We spent the aftermath of Christmas on Whidbey island, a town called Langley, so idyllic they still have phone booths with free local calls, wild bunnies, signs in the shop windows promoting inclusion, views of the water, a bell to ring if you see a whale, a sign when you enter town that says WHALECOME. Wood cutouts of crows with candy cane scarves, one knocked over by the wind.
And for three days it was mostly wind and rain, as you’d expect. The wind played the pan flute on our chimney, the kids slept in, and all we had was time.
So content in our rented space, where everything’s clean and none of it’s ours. Heading down to the small beach, the wind kicking up, the windsocks 45 degrees, along a muddy path where a hippy’s doing tai chi—over the water in the clouds, I watched the sea gulls circle like kites without strings, on the currents they swirled…and I lost myself for a time.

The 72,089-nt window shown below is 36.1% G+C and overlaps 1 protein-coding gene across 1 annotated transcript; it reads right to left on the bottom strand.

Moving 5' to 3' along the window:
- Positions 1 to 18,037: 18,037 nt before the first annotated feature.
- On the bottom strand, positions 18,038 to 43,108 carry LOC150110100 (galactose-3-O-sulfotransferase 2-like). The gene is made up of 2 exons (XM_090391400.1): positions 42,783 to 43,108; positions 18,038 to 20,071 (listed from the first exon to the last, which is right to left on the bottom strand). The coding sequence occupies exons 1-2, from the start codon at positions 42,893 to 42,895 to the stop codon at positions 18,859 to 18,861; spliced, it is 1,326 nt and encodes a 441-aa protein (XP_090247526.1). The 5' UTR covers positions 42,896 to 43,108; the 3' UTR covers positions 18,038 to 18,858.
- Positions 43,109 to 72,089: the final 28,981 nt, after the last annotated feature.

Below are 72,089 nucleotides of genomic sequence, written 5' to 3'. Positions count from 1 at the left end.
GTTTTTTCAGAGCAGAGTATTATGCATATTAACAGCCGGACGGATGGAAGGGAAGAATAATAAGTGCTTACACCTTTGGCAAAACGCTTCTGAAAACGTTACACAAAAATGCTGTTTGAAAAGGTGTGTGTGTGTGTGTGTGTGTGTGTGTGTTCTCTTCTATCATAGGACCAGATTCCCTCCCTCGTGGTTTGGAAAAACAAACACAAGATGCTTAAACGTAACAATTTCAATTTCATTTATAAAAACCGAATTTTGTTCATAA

I ate four raw oysters at the oyster bar, drank a pale ale, and then sent text messages bragging about it. Then I walked down to the water in the rain and stood in my new parka watching for whales, fooled by the look of the waves and the water fowl into thinking I’d seen one, imagining what it would be like to meet my family for lunch, their smiling faces. And I wanted so badly to be the poet I imagined I could be, but knew it would be hard with no pay…but how tempting the thought, drawn down to the end, to remake myself.